To: The United Methodist People Around the World
From: The Council of Bishops of The United Methodist Church, Meeting at Lake Junaluska, North Carolina, USA
November 5, 1999
Greetings in the name of Jesus Christ who alone is our salvation, our hope, and our peace. On this eve of a new millennium and the eve of the General Conference 2000, we write you this message of hope and encouragement along with a reminder about the primary mission of the church, namely "to make disciples of Jesus Christ." (Par. 200 of The Book of Discipline and Matthew 28:19)
As we have gathered for a time of prayer, worship, theological reflection, Christian conversation, and sharing about our work as your bishops, we celebrate with you that The United Methodist Church is alive in God's Spirit, involved in vital ministry, and expanding its mission around the world for the sake of the Gospel. We are privileged to join in sharing the Good News of Jesus Christ along with millions of United Methodist people around the globe. We have heard from each other many joyful stories of this mission.
We write to remind all United Methodist persons not to be distracted from our primary mission as a church by arguments over sensitive issues. We live in a world that is filled with injustice, racism, hate crimes, hungry children, warfare, poverty, confusion over issues of sexuality, disease, and violence. We are called to bear witness to a God who "so loved the world that he gave his only Son, so that everyone who believes in him may not perish but may have eternal life" (John 3:16 NRSV). We are committed to keeping our primary energy focused upon the mission of Christ to this world which God loves.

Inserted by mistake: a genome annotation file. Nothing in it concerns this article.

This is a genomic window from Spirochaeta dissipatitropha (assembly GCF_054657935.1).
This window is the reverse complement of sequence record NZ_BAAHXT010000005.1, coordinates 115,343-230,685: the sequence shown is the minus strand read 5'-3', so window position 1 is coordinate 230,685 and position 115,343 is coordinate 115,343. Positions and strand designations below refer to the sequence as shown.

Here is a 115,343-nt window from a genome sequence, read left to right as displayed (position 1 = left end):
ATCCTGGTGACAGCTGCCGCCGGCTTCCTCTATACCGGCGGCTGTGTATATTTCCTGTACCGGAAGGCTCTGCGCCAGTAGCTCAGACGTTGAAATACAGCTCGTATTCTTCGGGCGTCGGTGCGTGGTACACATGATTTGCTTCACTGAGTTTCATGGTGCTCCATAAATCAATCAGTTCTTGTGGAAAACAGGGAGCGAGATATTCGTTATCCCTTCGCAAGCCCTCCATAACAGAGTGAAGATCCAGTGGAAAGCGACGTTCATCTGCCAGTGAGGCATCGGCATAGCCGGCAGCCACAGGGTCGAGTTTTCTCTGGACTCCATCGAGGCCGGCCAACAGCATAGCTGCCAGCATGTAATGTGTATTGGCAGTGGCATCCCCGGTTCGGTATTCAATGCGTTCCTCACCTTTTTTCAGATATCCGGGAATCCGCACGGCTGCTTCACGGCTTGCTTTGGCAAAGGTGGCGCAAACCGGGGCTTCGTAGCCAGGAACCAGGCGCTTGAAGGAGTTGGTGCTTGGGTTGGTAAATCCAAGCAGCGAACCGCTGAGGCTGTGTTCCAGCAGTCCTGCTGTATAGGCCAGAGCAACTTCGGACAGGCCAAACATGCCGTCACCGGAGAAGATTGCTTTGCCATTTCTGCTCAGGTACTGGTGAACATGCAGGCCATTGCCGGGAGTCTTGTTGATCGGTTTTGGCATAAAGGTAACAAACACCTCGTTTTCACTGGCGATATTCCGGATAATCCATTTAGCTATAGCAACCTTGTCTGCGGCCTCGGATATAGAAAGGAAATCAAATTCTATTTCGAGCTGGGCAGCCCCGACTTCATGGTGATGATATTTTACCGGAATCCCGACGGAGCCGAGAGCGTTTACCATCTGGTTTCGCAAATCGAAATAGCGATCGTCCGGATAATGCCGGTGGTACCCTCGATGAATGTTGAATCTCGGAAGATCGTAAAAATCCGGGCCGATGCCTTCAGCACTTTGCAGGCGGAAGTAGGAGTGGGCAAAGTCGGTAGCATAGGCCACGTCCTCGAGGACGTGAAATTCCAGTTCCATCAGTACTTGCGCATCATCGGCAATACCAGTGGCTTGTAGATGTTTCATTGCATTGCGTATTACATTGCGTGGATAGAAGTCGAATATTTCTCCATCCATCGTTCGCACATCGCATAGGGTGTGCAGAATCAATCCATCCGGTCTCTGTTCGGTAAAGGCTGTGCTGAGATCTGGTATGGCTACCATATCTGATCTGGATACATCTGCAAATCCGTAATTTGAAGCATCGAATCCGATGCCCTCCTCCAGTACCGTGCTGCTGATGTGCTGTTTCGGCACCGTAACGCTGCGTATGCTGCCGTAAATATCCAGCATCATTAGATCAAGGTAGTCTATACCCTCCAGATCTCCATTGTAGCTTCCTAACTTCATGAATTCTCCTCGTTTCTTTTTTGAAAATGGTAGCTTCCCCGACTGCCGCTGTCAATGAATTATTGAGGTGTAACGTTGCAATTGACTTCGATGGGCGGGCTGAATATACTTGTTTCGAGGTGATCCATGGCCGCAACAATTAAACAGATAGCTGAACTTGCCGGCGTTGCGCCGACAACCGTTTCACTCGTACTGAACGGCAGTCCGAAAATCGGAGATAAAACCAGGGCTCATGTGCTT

As a Council of Bishops, we have experienced a new growth in our own sense of unity in Jesus Christ. We confess that we are still learning how to celebrate our diversity while also affirming that unity. We are learning that our unity is a gift of God who holds us together in the midst of diverse opinions, varieties of languages, and a multitude of unique experiences. Let no one mistake the Spirit's variety of gifts in our midst for any lack of common commitment to Jesus Christ. Even though individual bishops may express their personal convictions, we are united in our desire to serve Christ, to lead the church faithfully, and to be a witness to the unity of the Spirit. We continue to pray for the whole United Methodist Church to discover this same sense of unity in Christ. Because the church is one body in Christ, your episcopal leaders are committed to leading the church to maintain unity amid all troublesome and difficult issues.
Yet we know that our beloved church is in a time of passage from one age to another, a process of growth in global witness, and a time for discerning God's leading into this new millennium. Some may sense this is a time of crisis, and some may even fear that diversity will lead to division. However, we continue to pray for the unity of the Spirit. We urge all United Methodists to take courage in remembering that Christ has already broken down the walls that divide and that Christ is the Head of the church. This season of passage is a time to be quiet, to be united, to listen for God's guiding voice, and to learn from one another.